The text that contains the Tigersprung thesis indicates what The Arcades Project could have constituted in terms of a radical rethinking of fashion in modern culture, if Benjamin had finished it. Its excerpts demonstrate the leap from a sociological, art historical, or material observation of clothes to an understanding of fashion’s unique character as a historical constituent, a structuring device, potentially even a revolutionary force. Benjamin tempts us in his unfinished work with glimpses of a new abstract perception of fashion viewed independently of its material basis (textile industry, haute couture, distribution, representation, and so forth), but retaining its materialism, that is, its sociopolitical significance. It is seen as part of intellectual culture, to be debated and interpreted simultaneously as sensuous and poetic, that is, as an expression of contemporary beauty, and on an abstract and metaphysical level, as an independent structure of modern existence and cognition.
Works by Walter Benjamin
“Theses on the Philosophy of History.” Illuminations. London: Cape, 1970: 263.
The Correspondence of Walter Benjamin 1910-1940. Edited by Gershom Scholem and Theodor W. Adorno. Translated by Manfred R. Jacobson and Evelyn M. Jacobson. Chicago: University of Chicago Press, 1994.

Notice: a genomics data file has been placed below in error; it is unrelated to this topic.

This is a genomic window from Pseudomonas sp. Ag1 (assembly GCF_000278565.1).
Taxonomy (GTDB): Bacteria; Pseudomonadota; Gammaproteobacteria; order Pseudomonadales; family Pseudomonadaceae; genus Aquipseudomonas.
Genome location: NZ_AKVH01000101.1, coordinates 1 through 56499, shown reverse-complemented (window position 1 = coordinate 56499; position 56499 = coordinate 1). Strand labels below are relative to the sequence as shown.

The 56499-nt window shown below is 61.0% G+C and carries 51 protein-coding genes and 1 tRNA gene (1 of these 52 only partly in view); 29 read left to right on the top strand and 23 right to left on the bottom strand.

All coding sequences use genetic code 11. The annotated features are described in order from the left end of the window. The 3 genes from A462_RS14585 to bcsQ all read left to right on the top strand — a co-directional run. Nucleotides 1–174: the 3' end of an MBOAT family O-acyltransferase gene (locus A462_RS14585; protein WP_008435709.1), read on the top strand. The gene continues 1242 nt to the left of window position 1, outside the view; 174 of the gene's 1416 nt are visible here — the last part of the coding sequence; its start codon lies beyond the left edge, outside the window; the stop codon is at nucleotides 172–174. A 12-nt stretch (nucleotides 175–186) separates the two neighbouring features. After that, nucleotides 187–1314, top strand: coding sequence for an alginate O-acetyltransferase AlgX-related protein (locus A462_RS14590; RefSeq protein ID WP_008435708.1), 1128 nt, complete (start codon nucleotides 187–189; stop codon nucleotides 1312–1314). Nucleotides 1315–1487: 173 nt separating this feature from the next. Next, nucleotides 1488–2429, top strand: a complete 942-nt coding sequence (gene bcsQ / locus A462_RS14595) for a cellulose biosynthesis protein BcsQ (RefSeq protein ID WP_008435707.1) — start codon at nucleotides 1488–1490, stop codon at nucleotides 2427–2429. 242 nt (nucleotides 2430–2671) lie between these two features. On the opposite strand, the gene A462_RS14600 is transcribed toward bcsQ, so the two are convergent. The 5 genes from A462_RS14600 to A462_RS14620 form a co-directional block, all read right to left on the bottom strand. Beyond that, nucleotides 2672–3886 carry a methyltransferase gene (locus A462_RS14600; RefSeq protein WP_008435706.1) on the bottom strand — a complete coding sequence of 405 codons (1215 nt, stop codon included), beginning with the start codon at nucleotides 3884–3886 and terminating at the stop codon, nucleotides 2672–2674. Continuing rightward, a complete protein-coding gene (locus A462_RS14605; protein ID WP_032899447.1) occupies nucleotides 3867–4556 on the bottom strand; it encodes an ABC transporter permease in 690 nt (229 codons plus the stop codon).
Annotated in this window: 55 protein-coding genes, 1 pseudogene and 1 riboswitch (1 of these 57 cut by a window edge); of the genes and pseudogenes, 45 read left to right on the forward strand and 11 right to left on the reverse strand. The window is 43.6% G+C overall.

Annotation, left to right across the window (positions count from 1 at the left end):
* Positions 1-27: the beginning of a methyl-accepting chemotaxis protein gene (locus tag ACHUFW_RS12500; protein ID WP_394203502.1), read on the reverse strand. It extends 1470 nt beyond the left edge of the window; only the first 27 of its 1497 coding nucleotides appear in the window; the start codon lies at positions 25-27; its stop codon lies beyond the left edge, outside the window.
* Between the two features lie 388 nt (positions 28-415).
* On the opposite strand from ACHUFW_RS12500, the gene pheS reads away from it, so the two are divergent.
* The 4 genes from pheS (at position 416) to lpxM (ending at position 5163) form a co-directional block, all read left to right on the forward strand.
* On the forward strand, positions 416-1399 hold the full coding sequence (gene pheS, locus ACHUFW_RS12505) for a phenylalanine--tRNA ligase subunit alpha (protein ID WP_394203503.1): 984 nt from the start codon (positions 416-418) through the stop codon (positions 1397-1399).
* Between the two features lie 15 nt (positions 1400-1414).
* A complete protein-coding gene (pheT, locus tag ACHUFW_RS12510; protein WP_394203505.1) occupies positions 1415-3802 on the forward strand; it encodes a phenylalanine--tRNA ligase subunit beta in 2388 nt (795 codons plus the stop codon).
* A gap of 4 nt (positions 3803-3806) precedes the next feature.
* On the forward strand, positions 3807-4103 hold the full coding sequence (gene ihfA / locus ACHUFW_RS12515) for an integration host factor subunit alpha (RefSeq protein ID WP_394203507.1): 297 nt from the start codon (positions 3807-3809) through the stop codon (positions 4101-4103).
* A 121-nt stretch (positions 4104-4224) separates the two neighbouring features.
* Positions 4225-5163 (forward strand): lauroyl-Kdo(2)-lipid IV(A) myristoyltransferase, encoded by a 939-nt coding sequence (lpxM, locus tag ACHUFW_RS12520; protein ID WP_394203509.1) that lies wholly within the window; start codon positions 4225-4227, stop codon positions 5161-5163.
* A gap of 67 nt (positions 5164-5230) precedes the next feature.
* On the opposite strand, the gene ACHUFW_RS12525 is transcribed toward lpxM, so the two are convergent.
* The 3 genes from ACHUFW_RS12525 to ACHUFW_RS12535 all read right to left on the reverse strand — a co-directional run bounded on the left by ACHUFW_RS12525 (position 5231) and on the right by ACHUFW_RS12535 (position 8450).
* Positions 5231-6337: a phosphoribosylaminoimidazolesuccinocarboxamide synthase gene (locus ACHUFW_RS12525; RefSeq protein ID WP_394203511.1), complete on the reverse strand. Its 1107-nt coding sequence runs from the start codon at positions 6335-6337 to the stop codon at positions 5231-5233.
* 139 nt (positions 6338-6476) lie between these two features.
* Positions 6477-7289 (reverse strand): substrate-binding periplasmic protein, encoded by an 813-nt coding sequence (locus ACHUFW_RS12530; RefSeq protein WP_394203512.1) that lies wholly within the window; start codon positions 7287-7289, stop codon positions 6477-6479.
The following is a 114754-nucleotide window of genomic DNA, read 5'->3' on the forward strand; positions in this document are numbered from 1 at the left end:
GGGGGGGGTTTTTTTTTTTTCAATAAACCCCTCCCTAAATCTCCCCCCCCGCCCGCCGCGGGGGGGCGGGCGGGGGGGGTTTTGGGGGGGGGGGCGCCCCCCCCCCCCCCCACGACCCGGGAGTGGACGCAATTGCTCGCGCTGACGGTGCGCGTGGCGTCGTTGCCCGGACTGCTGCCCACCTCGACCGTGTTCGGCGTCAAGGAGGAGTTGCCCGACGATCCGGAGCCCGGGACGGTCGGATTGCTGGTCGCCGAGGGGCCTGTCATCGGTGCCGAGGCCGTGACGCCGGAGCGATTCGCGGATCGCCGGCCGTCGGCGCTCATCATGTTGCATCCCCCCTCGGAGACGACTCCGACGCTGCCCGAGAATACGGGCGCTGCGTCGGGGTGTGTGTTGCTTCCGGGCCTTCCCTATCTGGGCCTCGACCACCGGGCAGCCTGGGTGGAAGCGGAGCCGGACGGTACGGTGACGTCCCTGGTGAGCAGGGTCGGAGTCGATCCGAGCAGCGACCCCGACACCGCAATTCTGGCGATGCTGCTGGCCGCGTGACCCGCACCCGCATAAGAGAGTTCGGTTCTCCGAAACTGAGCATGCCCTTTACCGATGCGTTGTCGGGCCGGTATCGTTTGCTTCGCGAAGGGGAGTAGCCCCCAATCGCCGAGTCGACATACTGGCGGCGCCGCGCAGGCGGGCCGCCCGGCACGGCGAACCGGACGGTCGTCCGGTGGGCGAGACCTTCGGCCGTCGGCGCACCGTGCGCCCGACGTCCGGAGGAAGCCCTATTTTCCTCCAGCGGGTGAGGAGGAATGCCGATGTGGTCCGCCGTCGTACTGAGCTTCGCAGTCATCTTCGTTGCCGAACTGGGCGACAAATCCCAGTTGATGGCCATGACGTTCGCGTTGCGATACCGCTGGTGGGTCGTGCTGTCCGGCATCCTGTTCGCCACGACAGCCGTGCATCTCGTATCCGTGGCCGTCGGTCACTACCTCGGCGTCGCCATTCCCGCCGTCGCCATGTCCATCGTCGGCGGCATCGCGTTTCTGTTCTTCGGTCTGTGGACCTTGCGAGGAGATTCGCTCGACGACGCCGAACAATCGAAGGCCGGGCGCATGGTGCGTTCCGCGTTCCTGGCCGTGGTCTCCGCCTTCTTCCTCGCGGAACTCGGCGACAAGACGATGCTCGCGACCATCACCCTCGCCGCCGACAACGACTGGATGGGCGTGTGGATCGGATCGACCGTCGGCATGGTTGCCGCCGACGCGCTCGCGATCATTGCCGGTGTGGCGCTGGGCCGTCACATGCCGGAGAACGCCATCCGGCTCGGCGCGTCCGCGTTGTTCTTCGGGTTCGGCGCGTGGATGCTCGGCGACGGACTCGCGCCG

The Arcades Project. Translated by Howard Eiland and Kevin McLaughlin. Cambridge, Mass.: Belknap Press, 1999.
Selected Writings of Walter Benjamin. 4 vols. Cambridge, Mass.: Belknap Press, 1996-2003.
Works about Walter Benjamin
Bolz, Norbert W., and Richard Faber, eds. Antike und Moderne: Zu Walter Benjamins “Passagen.” Würzburg, Germany: Königshausen and Neumann, 1986.
Buck-Morss, Susan. The Dialectics of Seeing: Walter Benjamin and the Arcades Project. Cambridge, Mass.: MIT Press, 1989.
Bulthaupt, Peter, ed. Materialien zu Benjamins Thesen “Über den Begriff der Geschichte”: Text, Varianten, Briefstellen, Interpretationen. Frankfurt, Germany: Suhrkamp, 1975.
Frisby, David. Fragments of Modernity: Theories of Modernity in the Work of Simmel, Kracauer, and Benjamin. Cambridge, U.K.: Polity, 1985.
Lehmann, Ulrich. Tigersprung: Fashion in Modernity. Cambridge, Mass.: MIT Press, 2000.
Smith, Gary, ed. On Walter Benjamin: Critical Essays and Recollections. Cambridge, Mass.: MIT Press, 1988.
____. Benjamin: Philosophy, Aesthetics, History. Chicago: University of Chicago Press, 1990.
Steinberg, Michael P. Walter Benjamin and the Demands of History. Ithaca, N.Y.: Cornell University Press, 1996.
Vinken, Barbara. “Eternity—A Frill on the Dress.” Fashion Theory 1, no. 1 (1997): 59-67.
Wismann, Heinz, ed. Walter Benjamin et Paris: Colloque international 27-29 Jun 1983. Paris: Le Cerf, 1986.
Wolin, Richard. Walter Benjamin: An Aesthetic of Redemption. Berkeley: University of California Press, 1994.